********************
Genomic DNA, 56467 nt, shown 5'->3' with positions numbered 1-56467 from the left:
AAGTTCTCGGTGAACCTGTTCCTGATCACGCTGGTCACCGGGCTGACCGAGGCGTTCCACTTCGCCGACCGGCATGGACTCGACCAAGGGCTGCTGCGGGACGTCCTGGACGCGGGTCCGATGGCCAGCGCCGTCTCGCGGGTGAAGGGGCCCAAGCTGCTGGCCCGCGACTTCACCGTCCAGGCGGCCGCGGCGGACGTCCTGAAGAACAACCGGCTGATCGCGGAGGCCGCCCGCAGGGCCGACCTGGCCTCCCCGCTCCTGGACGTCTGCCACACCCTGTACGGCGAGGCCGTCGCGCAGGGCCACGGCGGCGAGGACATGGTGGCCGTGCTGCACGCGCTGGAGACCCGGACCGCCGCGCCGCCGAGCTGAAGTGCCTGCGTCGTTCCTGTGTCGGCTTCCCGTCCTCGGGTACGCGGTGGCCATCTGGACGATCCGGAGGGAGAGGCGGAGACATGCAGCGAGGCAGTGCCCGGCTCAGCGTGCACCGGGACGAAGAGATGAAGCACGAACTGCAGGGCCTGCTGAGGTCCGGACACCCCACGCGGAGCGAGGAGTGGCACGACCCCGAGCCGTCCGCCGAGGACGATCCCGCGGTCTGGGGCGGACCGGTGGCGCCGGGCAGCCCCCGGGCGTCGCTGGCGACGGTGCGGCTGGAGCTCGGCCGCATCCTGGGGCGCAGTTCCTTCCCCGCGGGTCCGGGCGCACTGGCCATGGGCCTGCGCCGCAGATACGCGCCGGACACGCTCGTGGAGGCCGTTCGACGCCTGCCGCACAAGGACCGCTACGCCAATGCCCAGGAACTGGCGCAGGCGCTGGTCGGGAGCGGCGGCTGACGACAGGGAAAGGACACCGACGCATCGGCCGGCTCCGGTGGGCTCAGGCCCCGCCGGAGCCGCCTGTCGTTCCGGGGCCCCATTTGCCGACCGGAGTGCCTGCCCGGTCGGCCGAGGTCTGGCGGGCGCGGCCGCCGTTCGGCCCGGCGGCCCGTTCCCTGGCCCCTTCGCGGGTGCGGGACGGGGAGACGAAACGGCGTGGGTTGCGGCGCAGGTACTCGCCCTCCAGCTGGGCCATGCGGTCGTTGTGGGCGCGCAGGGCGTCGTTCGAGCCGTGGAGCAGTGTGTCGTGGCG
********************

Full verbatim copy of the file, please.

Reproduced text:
Genomic DNA, 56467 nt, shown 5'->3' with positions numbered 1-56467 from the left:
AAGTTCTCGGTGAACCTGTTCCTGATCACGCTGGTCACCGGGCTGACCGAGGCGTTCCACTTCGCCGACCGGCATGGACTCGACCAAGGGCTGCTGCGGGACGTCCTGGACGCGGGTCCGATGGCCAGCGCCGTCTCGCGGGTGAAGGGGCCCAAGCTGCTGGCCCGCGACTTCACCGTCCAGGCGGCCGCGGCGGACGTCCTGAAGAACAACCGGCTGATCGCGGAGGCCGCCCGCAGGGCCGACCTGGCCTCCCCGCTCCTGGACGTCTGCCACACCCTGTACGGCGAGGCCGTCGCGCAGGGCCACGGCGGCGAGGACATGGTGGCCGTGCTGCACGCGCTGGAGACCCGGACCGCCGCGCCGCCGAGCTGAAGTGCCTGCGTCGTTCCTGTGTCGGCTTCCCGTCCTCGGGTACGCGGTGGCCATCTGGACGATCCGGAGGGAGAGGCGGAGACATGCAGCGAGGCAGTGCCCGGCTCAGCGTGCACCGGGACGAAGAGATGAAGCACGAACTGCAGGGCCTGCTGAGGTCCGGACACCCCACGCGGAGCGAGGAGTGGCACGACCCCGAGCCGTCCGCCGAGGACGATCCCGCGGTCTGGGGCGGACCGGTGGCGCCGGGCAGCCCCCGGGCGTCGCTGGCGACGGTGCGGCTGGAGCTCGGCCGCATCCTGGGGCGCAGTTCCTTCCCCGCGGGTCCGGGCGCACTGGCCATGGGCCTGCGCCGCAGATACGCGCCGGACACGCTCGTGGAGGCCGTTCGACGCCTGCCGCACAAGGACCGCTACGCCAATGCCCAGGAACTGGCGCAGGCGCTGGTCGGGAGCGGCGGCTGACGACAGGGAAAGGACACCGACGCATCGGCCGGCTCCGGTGGGCTCAGGCCCCGCCGGAGCCGCCTGTCGTTCCGGGGCCCCATTTGCCGACCGGAGTGCCTGCCCGGTCGGCCGAGGTCTGGCGGGCGCGGCCGCCGTTCGGCCCGGCGGCCCGTTCCCTGGCCCCTTCGCGGGTGCGGGACGGGGAGACGAAACGGCGTGGGTTGCGGCGCAGGTACTCGCCCTCCAGCTGGGCCATGCGGTCGTTGTGGGCGCGCAGGGCGTCGTTCGAGCCGTGGAGCAGTGTGTCGTGGCG